One way to approach this problem is to tag values with run-time type representatives. I'm channelling Stephanie Weirich, here. Let's have a small example. First, give a representation to some types. That's typically done with a singleton construction.
data Type :: * -> * where
Int :: Type Int
Char :: Type Char
List :: Type x -> Type [x]
Type Int contains one value, which I've also called
Int, because it acts as the run-time representative of the type
Int. If you can see colour even in monochrome things, the
Int left of the
:: is red, and the
Type is blue.
Now we can do existential packaging, preserving utility.
data Cell :: * where
(:::) :: x -> Type x -> Cell
Cell is a value tagged with a run-time representative of its type. You can recover the utility of the value by reading its type tag. Indeed, as types are first-order structures, we can check them for equality in a useful way.
data EQ :: k -> k -> * where
Refl :: EQ x x
typeEQ :: Type x -> Type y -> Maybe (EQ x y)
typeEQ Int Int = Just Refl
typeEQ Char Char = Just Refl
typeEQ (List s) (List t) = case typeEQ s t of
Just Refl -> Just Refl
Nothing -> Nothing
typeEQ _ _ = Nothing
A Boolean equality on type representatives is no use: we need the equality test to construct the evidence that the represented types can be unified. With the evidence-producing test, we can write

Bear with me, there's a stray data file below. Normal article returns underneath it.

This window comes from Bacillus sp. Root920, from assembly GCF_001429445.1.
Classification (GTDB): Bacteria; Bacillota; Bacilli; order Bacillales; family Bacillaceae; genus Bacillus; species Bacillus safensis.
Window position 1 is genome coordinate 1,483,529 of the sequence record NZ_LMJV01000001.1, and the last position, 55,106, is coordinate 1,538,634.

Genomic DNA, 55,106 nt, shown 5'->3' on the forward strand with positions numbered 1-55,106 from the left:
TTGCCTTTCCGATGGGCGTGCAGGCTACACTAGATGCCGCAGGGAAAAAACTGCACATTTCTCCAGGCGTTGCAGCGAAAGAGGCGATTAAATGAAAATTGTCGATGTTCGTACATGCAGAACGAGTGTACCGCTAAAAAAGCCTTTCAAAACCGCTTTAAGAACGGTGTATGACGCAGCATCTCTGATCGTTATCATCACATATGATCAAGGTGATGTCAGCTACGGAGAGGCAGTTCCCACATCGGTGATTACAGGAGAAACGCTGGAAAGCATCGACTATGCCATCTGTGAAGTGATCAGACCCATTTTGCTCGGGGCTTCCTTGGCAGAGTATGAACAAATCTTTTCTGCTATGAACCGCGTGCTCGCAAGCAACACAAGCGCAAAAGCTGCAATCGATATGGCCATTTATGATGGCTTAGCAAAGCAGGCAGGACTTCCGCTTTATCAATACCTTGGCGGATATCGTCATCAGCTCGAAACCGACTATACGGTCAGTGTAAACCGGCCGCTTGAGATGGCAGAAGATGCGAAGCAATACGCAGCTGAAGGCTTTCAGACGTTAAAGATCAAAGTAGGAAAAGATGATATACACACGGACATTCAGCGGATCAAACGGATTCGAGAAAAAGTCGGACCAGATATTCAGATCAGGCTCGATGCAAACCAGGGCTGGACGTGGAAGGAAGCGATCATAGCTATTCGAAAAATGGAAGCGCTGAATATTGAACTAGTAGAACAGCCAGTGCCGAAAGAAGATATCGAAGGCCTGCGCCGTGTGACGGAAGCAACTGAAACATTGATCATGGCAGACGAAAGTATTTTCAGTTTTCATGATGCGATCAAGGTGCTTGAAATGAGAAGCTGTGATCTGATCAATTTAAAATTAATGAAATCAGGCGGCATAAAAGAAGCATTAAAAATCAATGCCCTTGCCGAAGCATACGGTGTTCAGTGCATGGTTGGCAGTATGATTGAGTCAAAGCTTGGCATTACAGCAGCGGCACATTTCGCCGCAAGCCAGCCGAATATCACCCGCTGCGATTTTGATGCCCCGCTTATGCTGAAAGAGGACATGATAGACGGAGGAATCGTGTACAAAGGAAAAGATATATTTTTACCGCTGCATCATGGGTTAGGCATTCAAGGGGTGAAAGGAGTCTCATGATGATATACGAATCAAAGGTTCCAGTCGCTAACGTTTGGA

gimme :: Type x -> Cell -> Maybe x
gimme t (x ::: s) = case typeEQ s t of
Just Refl -> Just x
Nothing -> Nothing
Of course, writing the type tags is a nuisance. But why keep a dog and bark yourself?
class TypeMe x where
myType :: Type x
instance TypeMe Int where
myType = Int
instance TypeMe Char where
myType = Char
instance TypeMe x => TypeMe [x] where
myType = List myType
cell :: TypeMe x => x -> Cell
cell x = x ::: myType
And now we can do things like
myCells :: [Cell]
myCells = [cell (length "foo"), cell "foo"]
and then get
> gimme Int (head myCells)
Of course, it would all be so much tidier if we didn't have to do the singleton construction and could just pattern-match on such types as we might choose to retain at run-time. I expect we'll get there when the mythical
pi quantifier becomes less mythical.